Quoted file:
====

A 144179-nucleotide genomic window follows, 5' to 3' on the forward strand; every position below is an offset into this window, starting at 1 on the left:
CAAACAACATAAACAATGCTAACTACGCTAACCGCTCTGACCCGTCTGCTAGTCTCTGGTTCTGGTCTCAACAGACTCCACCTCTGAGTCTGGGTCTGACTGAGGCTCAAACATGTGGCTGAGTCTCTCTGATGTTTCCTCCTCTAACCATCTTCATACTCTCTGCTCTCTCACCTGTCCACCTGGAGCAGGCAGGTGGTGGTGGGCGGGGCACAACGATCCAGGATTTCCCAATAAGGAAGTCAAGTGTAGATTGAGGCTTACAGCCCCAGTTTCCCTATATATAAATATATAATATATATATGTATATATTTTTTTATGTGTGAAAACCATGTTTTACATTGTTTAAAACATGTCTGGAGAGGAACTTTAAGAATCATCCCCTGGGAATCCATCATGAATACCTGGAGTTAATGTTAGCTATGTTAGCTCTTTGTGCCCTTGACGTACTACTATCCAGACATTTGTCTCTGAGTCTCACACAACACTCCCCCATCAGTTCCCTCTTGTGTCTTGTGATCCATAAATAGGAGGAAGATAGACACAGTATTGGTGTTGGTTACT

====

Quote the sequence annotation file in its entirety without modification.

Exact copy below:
A 144179-nucleotide genomic window follows, 5' to 3' on the forward strand; every position below is an offset into this window, starting at 1 on the left:
CAAACAACATAAACAATGCTAACTACGCTAACCGCTCTGACCCGTCTGCTAGTCTCTGGTTCTGGTCTCAACAGACTCCACCTCTGAGTCTGGGTCTGACTGAGGCTCAAACATGTGGCTGAGTCTCTCTGATGTTTCCTCCTCTAACCATCTTCATACTCTCTGCTCTCTCACCTGTCCACCTGGAGCAGGCAGGTGGTGGTGGGCGGGGCACAACGATCCAGGATTTCCCAATAAGGAAGTCAAGTGTAGATTGAGGCTTACAGCCCCAGTTTCCCTATATATAAATATATAATATATATATGTATATATTTTTTTATGTGTGAAAACCATGTTTTACATTGTTTAAAACATGTCTGGAGAGGAACTTTAAGAATCATCCCCTGGGAATCCATCATGAATACCTGGAGTTAATGTTAGCTATGTTAGCTCTTTGTGCCCTTGACGTACTACTATCCAGACATTTGTCTCTGAGTCTCACACAACACTCCCCCATCAGTTCCCTCTTGTGTCTTGTGATCCATAAATAGGAGGAAGATAGACACAGTATTGGTGTTGGTTACT